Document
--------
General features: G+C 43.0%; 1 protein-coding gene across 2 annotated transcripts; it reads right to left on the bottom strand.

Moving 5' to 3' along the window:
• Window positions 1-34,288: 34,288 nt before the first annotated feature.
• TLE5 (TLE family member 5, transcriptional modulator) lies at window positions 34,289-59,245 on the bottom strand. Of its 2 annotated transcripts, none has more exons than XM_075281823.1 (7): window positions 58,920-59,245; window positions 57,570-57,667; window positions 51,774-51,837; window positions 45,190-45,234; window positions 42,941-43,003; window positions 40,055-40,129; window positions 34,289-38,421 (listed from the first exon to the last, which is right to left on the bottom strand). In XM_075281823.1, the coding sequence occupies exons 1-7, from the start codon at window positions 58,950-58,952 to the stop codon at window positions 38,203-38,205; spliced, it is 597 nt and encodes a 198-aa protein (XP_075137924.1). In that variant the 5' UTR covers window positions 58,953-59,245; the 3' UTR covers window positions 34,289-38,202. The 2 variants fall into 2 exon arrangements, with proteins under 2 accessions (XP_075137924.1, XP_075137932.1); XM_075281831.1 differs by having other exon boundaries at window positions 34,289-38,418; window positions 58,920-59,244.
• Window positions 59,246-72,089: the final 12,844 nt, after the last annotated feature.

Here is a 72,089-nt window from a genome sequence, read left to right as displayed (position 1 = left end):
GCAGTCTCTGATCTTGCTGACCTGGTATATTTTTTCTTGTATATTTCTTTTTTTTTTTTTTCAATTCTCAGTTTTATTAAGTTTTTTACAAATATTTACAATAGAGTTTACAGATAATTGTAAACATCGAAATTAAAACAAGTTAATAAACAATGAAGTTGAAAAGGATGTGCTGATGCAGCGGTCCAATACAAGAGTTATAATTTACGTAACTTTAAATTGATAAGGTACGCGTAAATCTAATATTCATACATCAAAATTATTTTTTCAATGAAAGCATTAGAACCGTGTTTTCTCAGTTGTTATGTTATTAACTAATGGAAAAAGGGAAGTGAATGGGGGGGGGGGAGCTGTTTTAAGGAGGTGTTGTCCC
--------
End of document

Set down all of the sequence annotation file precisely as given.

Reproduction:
General features: G+C 43.0%; 1 protein-coding gene across 2 annotated transcripts; it reads right to left on the bottom strand.

Moving 5' to 3' along the window:
• Window positions 1-34,288: 34,288 nt before the first annotated feature.
• TLE5 (TLE family member 5, transcriptional modulator) lies at window positions 34,289-59,245 on the bottom strand. Of its 2 annotated transcripts, none has more exons than XM_075281823.1 (7): window positions 58,920-59,245; window positions 57,570-57,667; window positions 51,774-51,837; window positions 45,190-45,234; window positions 42,941-43,003; window positions 40,055-40,129; window positions 34,289-38,421 (listed from the first exon to the last, which is right to left on the bottom strand). In XM_075281823.1, the coding sequence occupies exons 1-7, from the start codon at window positions 58,950-58,952 to the stop codon at window positions 38,203-38,205; spliced, it is 597 nt and encodes a 198-aa protein (XP_075137924.1). In that variant the 5' UTR covers window positions 58,953-59,245; the 3' UTR covers window positions 34,289-38,202. The 2 variants fall into 2 exon arrangements, with proteins under 2 accessions (XP_075137924.1, XP_075137932.1); XM_075281831.1 differs by having other exon boundaries at window positions 34,289-38,418; window positions 58,920-59,244.
• Window positions 59,246-72,089: the final 12,844 nt, after the last annotated feature.

Here is a 72,089-nt window from a genome sequence, read left to right as displayed (position 1 = left end):
GCAGTCTCTGATCTTGCTGACCTGGTATATTTTTTCTTGTATATTTCTTTTTTTTTTTTTTCAATTCTCAGTTTTATTAAGTTTTTTACAAATATTTACAATAGAGTTTACAGATAATTGTAAACATCGAAATTAAAACAAGTTAATAAACAATGAAGTTGAAAAGGATGTGCTGATGCAGCGGTCCAATACAAGAGTTATAATTTACGTAACTTTAAATTGATAAGGTACGCGTAAATCTAATATTCATACATCAAAATTATTTTTTCAATGAAAGCATTAGAACCGTGTTTTCTCAGTTGTTATGTTATTAACTAATGGAAAAAGGGAAGTGAATGGGGGGGGGGGAGCTGTTTTAAGGAGGTGTTGTCCC